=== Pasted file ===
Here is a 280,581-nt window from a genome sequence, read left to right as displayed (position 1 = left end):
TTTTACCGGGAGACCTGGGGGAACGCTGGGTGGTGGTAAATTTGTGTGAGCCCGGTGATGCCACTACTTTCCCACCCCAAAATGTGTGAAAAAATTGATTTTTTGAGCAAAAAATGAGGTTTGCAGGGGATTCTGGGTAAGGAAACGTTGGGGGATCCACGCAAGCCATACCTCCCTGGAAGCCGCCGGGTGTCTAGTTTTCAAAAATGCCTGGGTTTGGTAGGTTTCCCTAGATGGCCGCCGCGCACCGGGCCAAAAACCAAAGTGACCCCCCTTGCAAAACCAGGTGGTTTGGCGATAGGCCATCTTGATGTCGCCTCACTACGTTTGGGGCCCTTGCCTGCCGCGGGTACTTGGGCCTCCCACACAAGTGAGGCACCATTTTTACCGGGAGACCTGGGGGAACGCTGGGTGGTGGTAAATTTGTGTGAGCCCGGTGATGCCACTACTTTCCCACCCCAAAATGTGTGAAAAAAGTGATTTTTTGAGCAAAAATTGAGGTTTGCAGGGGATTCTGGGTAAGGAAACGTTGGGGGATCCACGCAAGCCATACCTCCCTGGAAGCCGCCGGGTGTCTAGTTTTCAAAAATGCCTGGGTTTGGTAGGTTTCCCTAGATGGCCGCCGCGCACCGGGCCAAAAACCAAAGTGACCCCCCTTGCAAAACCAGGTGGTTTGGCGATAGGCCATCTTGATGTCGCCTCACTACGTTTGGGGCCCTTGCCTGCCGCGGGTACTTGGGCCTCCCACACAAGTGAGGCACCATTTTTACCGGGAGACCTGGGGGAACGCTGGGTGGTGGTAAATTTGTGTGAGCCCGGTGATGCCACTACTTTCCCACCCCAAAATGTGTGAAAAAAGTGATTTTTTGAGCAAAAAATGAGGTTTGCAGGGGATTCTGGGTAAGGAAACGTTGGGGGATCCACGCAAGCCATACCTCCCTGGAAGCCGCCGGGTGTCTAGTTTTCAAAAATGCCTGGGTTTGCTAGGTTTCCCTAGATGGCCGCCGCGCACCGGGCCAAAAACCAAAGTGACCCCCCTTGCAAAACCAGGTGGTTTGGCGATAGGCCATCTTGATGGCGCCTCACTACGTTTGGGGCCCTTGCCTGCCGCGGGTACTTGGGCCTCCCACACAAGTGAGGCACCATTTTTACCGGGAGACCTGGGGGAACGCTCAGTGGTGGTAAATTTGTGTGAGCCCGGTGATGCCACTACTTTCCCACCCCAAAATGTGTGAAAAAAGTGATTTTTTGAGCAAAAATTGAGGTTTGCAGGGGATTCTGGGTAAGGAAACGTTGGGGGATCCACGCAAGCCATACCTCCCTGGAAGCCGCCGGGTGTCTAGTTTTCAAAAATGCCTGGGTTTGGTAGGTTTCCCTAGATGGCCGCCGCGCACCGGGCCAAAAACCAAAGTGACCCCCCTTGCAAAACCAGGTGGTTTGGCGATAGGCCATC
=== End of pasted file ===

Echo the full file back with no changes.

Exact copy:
Here is a 280,581-nt window from a genome sequence, read left to right as displayed (position 1 = left end):
TTTTACCGGGAGACCTGGGGGAACGCTGGGTGGTGGTAAATTTGTGTGAGCCCGGTGATGCCACTACTTTCCCACCCCAAAATGTGTGAAAAAATTGATTTTTTGAGCAAAAAATGAGGTTTGCAGGGGATTCTGGGTAAGGAAACGTTGGGGGATCCACGCAAGCCATACCTCCCTGGAAGCCGCCGGGTGTCTAGTTTTCAAAAATGCCTGGGTTTGGTAGGTTTCCCTAGATGGCCGCCGCGCACCGGGCCAAAAACCAAAGTGACCCCCCTTGCAAAACCAGGTGGTTTGGCGATAGGCCATCTTGATGTCGCCTCACTACGTTTGGGGCCCTTGCCTGCCGCGGGTACTTGGGCCTCCCACACAAGTGAGGCACCATTTTTACCGGGAGACCTGGGGGAACGCTGGGTGGTGGTAAATTTGTGTGAGCCCGGTGATGCCACTACTTTCCCACCCCAAAATGTGTGAAAAAAGTGATTTTTTGAGCAAAAATTGAGGTTTGCAGGGGATTCTGGGTAAGGAAACGTTGGGGGATCCACGCAAGCCATACCTCCCTGGAAGCCGCCGGGTGTCTAGTTTTCAAAAATGCCTGGGTTTGGTAGGTTTCCCTAGATGGCCGCCGCGCACCGGGCCAAAAACCAAAGTGACCCCCCTTGCAAAACCAGGTGGTTTGGCGATAGGCCATCTTGATGTCGCCTCACTACGTTTGGGGCCCTTGCCTGCCGCGGGTACTTGGGCCTCCCACACAAGTGAGGCACCATTTTTACCGGGAGACCTGGGGGAACGCTGGGTGGTGGTAAATTTGTGTGAGCCCGGTGATGCCACTACTTTCCCACCCCAAAATGTGTGAAAAAAGTGATTTTTTGAGCAAAAAATGAGGTTTGCAGGGGATTCTGGGTAAGGAAACGTTGGGGGATCCACGCAAGCCATACCTCCCTGGAAGCCGCCGGGTGTCTAGTTTTCAAAAATGCCTGGGTTTGCTAGGTTTCCCTAGATGGCCGCCGCGCACCGGGCCAAAAACCAAAGTGACCCCCCTTGCAAAACCAGGTGGTTTGGCGATAGGCCATCTTGATGGCGCCTCACTACGTTTGGGGCCCTTGCCTGCCGCGGGTACTTGGGCCTCCCACACAAGTGAGGCACCATTTTTACCGGGAGACCTGGGGGAACGCTCAGTGGTGGTAAATTTGTGTGAGCCCGGTGATGCCACTACTTTCCCACCCCAAAATGTGTGAAAAAAGTGATTTTTTGAGCAAAAATTGAGGTTTGCAGGGGATTCTGGGTAAGGAAACGTTGGGGGATCCACGCAAGCCATACCTCCCTGGAAGCCGCCGGGTGTCTAGTTTTCAAAAATGCCTGGGTTTGGTAGGTTTCCCTAGATGGCCGCCGCGCACCGGGCCAAAAACCAAAGTGACCCCCCTTGCAAAACCAGGTGGTTTGGCGATAGGCCATC